The Mu variant of SARS-CoV-2 has spread to 49 states, at least 46 countries
Nebraska is the only state to have not recorded a case with the Mu variant.
The World Health Organization (WHO) has designated the Mu variant of SARS-CoV-2 as a "Variant of Interest," spreading to 49 U.S. states and 46 countries.
The Mu variant was first identified in Colombia in January, and makes up nearly 40% of cases there, according to the WHO.
There are over 2,100 cases of Mu in the U.S., and it has spread to 49 states, with Nebraska being the only one that hasn't recorded it, according to Outbreak.info, which is a data aggregation site that is maintained by three Scripps Research labs. Mu accounts for four percent of cases in Alaska, at 147. California has the highest amount of Mu cases in the U.S., reporting 399, with Florida following at 305 cases, and New York at 203.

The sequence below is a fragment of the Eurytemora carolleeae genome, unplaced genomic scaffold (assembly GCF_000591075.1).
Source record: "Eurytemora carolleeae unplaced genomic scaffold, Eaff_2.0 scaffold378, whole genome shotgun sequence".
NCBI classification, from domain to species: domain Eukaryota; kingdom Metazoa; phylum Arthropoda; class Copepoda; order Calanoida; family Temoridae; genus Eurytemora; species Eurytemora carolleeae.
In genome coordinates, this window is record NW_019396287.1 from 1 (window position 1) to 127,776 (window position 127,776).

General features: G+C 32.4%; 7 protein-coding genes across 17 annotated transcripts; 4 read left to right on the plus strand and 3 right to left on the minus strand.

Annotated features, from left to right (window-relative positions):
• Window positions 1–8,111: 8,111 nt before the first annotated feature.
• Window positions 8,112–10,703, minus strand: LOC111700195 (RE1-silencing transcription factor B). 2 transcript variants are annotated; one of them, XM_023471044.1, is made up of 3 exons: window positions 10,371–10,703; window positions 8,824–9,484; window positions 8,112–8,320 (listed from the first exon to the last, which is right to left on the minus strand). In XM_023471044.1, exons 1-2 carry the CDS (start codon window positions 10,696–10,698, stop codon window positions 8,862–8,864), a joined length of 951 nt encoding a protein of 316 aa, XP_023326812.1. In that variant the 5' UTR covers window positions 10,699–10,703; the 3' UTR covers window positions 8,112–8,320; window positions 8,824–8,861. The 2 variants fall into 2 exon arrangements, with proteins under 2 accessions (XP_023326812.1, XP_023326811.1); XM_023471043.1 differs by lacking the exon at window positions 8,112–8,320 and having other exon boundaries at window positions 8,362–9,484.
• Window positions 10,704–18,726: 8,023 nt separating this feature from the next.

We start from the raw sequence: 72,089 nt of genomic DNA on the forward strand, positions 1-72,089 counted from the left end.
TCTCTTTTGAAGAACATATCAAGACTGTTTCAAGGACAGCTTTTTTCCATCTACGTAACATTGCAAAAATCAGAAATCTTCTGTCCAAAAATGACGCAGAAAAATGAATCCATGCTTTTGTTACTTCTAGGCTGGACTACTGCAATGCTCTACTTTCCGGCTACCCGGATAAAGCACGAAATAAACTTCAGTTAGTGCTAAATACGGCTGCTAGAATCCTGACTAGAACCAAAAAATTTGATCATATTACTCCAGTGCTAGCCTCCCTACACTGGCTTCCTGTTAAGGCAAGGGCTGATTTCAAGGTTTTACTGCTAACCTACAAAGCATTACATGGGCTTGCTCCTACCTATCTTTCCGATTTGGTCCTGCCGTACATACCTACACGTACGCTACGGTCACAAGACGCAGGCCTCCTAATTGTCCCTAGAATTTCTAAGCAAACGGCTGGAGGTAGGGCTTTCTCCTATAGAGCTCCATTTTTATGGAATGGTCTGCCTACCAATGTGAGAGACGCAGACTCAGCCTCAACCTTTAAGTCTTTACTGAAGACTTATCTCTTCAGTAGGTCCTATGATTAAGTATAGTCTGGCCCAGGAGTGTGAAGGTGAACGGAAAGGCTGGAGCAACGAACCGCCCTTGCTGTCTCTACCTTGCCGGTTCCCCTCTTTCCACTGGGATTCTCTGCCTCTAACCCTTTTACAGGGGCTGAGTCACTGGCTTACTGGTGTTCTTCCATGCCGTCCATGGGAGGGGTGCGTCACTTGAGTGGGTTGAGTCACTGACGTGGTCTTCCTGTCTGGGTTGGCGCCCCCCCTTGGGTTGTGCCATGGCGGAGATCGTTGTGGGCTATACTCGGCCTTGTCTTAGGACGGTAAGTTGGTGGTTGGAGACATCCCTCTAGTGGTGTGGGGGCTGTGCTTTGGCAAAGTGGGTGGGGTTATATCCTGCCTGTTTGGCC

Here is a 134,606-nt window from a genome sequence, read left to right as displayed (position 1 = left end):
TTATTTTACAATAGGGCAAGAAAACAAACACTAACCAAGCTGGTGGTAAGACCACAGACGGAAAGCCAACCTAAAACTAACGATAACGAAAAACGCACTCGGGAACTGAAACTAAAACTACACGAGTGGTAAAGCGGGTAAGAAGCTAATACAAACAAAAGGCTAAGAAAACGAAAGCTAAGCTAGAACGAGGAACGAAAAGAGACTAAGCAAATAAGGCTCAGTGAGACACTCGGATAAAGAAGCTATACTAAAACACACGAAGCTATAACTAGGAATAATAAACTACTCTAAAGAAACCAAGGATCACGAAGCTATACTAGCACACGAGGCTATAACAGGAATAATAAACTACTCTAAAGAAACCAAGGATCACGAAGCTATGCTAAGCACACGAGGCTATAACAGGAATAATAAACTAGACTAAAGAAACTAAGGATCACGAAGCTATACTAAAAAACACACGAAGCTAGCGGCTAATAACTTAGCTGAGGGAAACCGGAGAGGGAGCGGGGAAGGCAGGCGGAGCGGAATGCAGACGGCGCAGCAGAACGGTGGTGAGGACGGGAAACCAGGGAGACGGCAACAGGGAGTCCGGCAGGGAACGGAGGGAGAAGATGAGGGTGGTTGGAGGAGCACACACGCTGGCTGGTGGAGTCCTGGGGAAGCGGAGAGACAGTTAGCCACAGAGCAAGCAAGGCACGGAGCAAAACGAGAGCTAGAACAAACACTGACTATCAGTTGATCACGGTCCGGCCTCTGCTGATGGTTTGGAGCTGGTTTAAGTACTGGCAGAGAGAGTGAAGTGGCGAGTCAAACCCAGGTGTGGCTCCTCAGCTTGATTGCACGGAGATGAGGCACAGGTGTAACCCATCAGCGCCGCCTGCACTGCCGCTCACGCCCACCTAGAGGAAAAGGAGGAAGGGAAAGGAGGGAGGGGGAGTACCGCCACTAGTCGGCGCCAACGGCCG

Some mutations found in Mu are consistent with the Alpha, Beta, and Delta variants, including increased transmissibility and linkage to immune escape, according to Public Health England.
While detailed studies of the variant characteristics of Mu have not been conducted yet, preliminary data given to the WHO's Virus Evolution Working Group shows that it exhibits an escape of immune protection from vaccines like the Beta variant, UN News reported.
Paúl Cárdenas, an infectious disease researcher with Universidad San Francisco de Quito in Ecuador, told The Washington Post that based on his studies of Mu, it is "more transmissible" than the original SARS-CoV-2, and has "been able to outcompete gamma and alpha in most parts of Ecuador and Colombia."
Pfizer spokesperson Kit Longley remained optimistic, telling The Post in an email that the company is studying Mu and plans on sharing its data with a peer-reviewed journal soon. "To date, we are encouraged by both the real-world data and laboratory studies of the vaccine and see no evidence that the virus or circulating variants of concern regularly escape protection," she said.